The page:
This has to be one of the great modern-day corporate lies and I suspect most companies spend more money and invest more time in installing a suite of office printers than they do in hiring for a specialist vacancy.
So why the big disconnect with what companies say and what they actually do?
I think what sits at the root of this is that most people hate the process of finding, assessing and rejecting people. Doing it properly just isn't a lot of fun, for the most part.
So people cut corners, which is quite a normal reaction when faced with doing something they don't like.
Technology has made it easier for HR and hiring managers hide behind automation (whilst perversely using the same automation to attract larger number of job applications) and for agencies to sell the lie that the best talent in the marketplace are people doing exactly the same job for a similar company.
So, whilst they're generating more candidates from channels that are cheap to use, they also trying to reduce the amount of human interaction during the process and limit the types of candidates that are qualified to apply.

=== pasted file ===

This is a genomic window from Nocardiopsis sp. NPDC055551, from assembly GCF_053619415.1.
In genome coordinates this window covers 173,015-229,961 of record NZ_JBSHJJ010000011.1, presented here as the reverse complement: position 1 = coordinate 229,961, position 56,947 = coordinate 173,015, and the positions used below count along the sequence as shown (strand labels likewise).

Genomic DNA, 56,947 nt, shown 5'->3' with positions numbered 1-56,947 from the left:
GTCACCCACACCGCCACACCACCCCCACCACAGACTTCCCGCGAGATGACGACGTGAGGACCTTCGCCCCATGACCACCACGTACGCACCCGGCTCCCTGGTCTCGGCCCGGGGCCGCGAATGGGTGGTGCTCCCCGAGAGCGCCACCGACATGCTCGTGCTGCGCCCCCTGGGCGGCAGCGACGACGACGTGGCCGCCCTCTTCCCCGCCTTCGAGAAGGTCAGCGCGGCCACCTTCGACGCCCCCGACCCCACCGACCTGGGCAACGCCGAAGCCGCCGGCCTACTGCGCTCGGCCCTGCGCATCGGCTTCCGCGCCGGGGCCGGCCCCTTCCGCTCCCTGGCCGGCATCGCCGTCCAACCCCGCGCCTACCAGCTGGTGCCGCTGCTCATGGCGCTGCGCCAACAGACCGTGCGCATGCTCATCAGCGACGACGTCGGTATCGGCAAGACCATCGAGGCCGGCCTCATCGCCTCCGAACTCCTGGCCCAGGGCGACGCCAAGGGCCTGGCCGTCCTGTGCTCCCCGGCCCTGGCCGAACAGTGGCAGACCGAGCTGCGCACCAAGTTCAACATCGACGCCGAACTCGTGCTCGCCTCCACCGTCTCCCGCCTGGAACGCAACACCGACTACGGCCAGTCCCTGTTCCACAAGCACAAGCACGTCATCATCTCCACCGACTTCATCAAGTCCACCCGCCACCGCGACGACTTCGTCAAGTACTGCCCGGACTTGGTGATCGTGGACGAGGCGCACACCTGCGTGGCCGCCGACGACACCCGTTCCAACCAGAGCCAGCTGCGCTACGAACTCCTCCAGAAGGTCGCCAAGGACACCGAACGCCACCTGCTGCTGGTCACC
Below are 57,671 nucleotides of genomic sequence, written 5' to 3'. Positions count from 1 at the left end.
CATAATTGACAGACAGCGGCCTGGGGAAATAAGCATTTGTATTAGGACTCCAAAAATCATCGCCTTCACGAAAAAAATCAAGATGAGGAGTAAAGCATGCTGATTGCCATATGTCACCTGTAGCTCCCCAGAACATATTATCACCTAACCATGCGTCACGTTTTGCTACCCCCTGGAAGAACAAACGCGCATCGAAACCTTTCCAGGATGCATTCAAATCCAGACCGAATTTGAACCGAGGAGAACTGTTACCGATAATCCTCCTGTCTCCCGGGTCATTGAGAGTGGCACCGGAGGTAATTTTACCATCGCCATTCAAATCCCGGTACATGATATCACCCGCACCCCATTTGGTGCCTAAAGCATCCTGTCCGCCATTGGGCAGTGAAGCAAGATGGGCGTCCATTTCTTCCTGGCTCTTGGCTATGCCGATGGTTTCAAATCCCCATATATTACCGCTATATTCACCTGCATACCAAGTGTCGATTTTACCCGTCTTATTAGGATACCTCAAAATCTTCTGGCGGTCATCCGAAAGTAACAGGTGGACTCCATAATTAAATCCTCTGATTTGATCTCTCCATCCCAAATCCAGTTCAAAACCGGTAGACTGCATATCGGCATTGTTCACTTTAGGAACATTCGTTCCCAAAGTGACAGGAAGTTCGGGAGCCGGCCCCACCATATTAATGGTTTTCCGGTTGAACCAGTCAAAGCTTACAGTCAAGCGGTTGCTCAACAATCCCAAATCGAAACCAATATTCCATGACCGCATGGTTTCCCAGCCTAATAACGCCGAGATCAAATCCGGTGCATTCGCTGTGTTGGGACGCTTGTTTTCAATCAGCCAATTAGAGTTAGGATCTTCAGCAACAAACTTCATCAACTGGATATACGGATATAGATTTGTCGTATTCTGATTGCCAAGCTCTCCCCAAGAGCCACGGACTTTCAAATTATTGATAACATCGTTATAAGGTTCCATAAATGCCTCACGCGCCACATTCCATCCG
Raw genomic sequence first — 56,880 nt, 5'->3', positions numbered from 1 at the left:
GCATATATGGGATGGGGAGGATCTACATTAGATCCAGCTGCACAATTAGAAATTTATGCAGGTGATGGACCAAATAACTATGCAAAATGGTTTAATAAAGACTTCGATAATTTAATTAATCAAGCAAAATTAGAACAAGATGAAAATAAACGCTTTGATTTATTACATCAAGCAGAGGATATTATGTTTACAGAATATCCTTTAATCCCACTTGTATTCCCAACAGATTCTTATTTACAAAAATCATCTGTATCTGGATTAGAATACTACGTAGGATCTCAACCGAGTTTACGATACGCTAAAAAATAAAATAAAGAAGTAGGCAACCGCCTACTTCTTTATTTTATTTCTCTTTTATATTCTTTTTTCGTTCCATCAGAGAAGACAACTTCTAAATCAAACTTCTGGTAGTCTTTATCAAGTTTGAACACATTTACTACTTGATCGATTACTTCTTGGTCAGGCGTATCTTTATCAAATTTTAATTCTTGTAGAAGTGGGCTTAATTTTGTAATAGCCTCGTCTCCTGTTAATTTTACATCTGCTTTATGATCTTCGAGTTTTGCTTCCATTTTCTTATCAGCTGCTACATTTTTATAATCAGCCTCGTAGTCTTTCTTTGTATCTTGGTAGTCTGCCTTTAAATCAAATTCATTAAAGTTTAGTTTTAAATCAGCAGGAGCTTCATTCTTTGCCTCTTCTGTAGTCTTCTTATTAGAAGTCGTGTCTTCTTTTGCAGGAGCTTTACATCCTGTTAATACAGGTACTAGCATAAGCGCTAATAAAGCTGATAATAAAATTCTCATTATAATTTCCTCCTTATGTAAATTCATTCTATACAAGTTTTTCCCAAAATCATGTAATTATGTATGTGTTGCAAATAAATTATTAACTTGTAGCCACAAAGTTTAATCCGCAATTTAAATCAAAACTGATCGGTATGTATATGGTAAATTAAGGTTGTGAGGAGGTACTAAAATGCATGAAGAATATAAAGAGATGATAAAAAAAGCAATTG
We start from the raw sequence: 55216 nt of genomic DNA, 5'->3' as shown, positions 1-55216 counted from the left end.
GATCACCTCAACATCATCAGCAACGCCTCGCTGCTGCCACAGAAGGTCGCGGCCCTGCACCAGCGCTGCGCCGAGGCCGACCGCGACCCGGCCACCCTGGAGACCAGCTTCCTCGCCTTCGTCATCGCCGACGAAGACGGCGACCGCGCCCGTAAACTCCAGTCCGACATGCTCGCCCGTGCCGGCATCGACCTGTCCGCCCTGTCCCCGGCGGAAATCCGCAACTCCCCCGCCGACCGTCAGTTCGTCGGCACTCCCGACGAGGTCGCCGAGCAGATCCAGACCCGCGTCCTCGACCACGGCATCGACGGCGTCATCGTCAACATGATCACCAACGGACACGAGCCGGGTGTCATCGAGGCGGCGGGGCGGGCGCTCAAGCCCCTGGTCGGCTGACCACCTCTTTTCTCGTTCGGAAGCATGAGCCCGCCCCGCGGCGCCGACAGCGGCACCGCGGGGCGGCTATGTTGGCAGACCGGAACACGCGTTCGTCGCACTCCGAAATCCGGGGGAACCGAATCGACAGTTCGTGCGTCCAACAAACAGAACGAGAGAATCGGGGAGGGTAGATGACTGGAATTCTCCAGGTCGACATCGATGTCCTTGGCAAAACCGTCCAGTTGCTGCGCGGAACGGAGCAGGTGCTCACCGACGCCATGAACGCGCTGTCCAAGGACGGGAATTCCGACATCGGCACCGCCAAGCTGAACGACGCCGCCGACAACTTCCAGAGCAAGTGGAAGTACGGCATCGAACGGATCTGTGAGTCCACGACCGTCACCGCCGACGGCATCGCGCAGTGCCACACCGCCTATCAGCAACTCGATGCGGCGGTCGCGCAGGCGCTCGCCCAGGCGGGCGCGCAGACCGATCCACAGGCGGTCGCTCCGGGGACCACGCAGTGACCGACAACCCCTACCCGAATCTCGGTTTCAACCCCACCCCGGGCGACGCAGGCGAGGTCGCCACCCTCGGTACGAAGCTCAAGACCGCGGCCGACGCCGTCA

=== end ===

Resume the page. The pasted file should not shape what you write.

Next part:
If a company really did believe the mantra that 'people are their greatest asset', the department with the biggest operating budget would surely be HR and/or Recruitment. But it isn't. For many it's probably the smallest.
In many ways, as a supplier, recruitment should be one of the easiest services to sell because it causes so many companies so much discomfort.
So maybe part of the problem is that too many HR people and hiring managers are looking for an 'easy button' and agencies, flat-fee recruiters and software companies are too prepared to sell them one.
Filling jobs is stressful and often thankless work. Maybe if we all admitted this, then maybe we could all start concentrating on tackling the work with a little more integrity?
God only knows where 'Big Data' is going to take this next.